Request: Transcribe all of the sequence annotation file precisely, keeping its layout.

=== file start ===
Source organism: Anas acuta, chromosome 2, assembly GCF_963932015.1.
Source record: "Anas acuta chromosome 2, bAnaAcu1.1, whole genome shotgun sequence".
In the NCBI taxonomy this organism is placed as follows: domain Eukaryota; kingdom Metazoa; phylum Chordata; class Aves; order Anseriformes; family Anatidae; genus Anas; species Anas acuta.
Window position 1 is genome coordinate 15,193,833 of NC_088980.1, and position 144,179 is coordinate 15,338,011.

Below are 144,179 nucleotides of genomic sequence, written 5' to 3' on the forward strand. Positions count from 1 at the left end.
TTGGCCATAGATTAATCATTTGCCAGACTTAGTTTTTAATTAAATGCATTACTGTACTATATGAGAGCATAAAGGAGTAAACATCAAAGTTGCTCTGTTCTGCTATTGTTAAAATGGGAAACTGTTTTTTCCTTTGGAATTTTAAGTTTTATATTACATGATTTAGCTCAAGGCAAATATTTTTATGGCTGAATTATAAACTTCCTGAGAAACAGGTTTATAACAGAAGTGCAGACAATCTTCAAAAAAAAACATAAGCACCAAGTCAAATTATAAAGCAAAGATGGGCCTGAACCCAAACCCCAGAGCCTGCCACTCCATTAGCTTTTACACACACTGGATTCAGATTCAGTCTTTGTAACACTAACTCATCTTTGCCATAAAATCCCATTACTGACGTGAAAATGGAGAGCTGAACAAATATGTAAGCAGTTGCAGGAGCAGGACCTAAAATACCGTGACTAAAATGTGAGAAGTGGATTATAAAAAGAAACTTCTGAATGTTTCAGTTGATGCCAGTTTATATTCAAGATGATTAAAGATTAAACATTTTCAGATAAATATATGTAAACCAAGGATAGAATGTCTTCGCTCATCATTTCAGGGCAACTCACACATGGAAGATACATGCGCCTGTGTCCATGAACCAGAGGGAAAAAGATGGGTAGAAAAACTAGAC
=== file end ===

Source organism: Anas acuta, chromosome 2, assembly GCF_963932015.1.
Source record: "Anas acuta chromosome 2, bAnaAcu1.1, whole genome shotgun sequence".
In the NCBI taxonomy this organism is placed as follows: domain Eukaryota; kingdom Metazoa; phylum Chordata; class Aves; order Anseriformes; family Anatidae; genus Anas; species Anas acuta.
Window position 1 is genome coordinate 15,193,833 of NC_088980.1, and position 144,179 is coordinate 15,338,011.

Below are 144,179 nucleotides of genomic sequence, written 5' to 3' on the forward strand. Positions count from 1 at the left end.
TTGGCCATAGATTAATCATTTGCCAGACTTAGTTTTTAATTAAATGCATTACTGTACTATATGAGAGCATAAAGGAGTAAACATCAAAGTTGCTCTGTTCTGCTATTGTTAAAATGGGAAACTGTTTTTTCCTTTGGAATTTTAAGTTTTATATTACATGATTTAGCTCAAGGCAAATATTTTTATGGCTGAATTATAAACTTCCTGAGAAACAGGTTTATAACAGAAGTGCAGACAATCTTCAAAAAAAAACATAAGCACCAAGTCAAATTATAAAGCAAAGATGGGCCTGAACCCAAACCCCAGAGCCTGCCACTCCATTAGCTTTTACACACACTGGATTCAGATTCAGTCTTTGTAACACTAACTCATCTTTGCCATAAAATCCCATTACTGACGTGAAAATGGAGAGCTGAACAAATATGTAAGCAGTTGCAGGAGCAGGACCTAAAATACCGTGACTAAAATGTGAGAAGTGGATTATAAAAAGAAACTTCTGAATGTTTCAGTTGATGCCAGTTTATATTCAAGATGATTAAAGATTAAACATTTTCAGATAAATATATGTAAACCAAGGATAGAATGTCTTCGCTCATCATTTCAGGGCAACTCACACATGGAAGATACATGCGCCTGTGTCCATGAACCAGAGGGAAAAAGATGGGTAGAAAAACTAGAC